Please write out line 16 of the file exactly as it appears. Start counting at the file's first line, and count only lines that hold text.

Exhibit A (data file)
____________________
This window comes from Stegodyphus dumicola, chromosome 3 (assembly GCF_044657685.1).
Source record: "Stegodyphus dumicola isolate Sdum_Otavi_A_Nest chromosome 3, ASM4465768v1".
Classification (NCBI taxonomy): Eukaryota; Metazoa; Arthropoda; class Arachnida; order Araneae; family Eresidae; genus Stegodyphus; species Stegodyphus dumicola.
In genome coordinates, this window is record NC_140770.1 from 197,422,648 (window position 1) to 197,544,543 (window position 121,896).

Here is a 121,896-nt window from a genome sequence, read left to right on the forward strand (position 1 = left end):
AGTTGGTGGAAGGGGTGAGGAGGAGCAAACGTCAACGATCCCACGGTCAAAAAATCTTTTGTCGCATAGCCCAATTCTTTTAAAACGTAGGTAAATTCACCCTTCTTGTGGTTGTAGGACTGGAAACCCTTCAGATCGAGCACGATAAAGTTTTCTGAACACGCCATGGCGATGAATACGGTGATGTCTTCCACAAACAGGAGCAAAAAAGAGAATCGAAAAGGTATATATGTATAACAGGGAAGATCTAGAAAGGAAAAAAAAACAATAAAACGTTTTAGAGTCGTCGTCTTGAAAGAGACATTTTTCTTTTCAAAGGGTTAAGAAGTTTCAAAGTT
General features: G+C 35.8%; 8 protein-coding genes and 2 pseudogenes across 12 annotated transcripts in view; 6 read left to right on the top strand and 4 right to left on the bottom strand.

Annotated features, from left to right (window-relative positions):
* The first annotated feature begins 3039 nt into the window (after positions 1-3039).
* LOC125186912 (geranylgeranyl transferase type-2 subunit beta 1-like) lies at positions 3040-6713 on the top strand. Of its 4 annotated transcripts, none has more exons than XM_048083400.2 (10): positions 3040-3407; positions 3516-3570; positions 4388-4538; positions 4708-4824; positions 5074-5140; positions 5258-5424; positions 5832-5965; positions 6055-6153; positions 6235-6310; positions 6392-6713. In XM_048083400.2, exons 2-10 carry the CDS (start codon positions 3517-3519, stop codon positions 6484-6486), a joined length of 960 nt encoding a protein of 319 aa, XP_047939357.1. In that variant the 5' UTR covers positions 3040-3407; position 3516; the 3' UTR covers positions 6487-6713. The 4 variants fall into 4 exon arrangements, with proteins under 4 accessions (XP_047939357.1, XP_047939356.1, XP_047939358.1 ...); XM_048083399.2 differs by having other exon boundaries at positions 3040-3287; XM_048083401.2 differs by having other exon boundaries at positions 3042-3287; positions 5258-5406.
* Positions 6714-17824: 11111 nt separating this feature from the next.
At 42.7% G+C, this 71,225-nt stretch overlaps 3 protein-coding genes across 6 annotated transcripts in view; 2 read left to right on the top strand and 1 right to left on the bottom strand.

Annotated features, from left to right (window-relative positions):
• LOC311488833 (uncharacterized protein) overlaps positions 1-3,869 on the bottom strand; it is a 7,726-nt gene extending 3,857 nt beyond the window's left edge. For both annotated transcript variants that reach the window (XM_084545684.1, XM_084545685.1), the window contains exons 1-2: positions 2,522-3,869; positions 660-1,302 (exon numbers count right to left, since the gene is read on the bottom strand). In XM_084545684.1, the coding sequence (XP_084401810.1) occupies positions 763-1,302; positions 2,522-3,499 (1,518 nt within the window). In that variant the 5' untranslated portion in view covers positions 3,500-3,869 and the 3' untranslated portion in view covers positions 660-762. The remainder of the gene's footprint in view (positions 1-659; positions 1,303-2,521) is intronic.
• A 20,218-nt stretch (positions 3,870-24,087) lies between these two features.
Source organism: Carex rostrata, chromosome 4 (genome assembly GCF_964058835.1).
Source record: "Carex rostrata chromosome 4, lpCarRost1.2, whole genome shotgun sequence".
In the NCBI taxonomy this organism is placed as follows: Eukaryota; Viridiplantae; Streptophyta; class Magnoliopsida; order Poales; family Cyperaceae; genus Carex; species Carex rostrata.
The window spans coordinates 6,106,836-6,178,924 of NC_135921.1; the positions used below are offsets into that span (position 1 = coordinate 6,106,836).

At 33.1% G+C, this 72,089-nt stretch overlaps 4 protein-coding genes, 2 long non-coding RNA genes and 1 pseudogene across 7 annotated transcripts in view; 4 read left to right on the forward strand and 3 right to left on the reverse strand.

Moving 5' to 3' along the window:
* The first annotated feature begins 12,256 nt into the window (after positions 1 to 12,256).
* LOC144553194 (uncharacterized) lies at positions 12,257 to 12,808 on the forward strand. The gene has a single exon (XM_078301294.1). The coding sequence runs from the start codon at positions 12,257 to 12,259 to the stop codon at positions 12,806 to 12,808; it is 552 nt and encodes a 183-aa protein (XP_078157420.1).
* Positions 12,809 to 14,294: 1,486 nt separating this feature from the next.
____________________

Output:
Source organism: Carex rostrata, chromosome 4 (genome assembly GCF_964058835.1).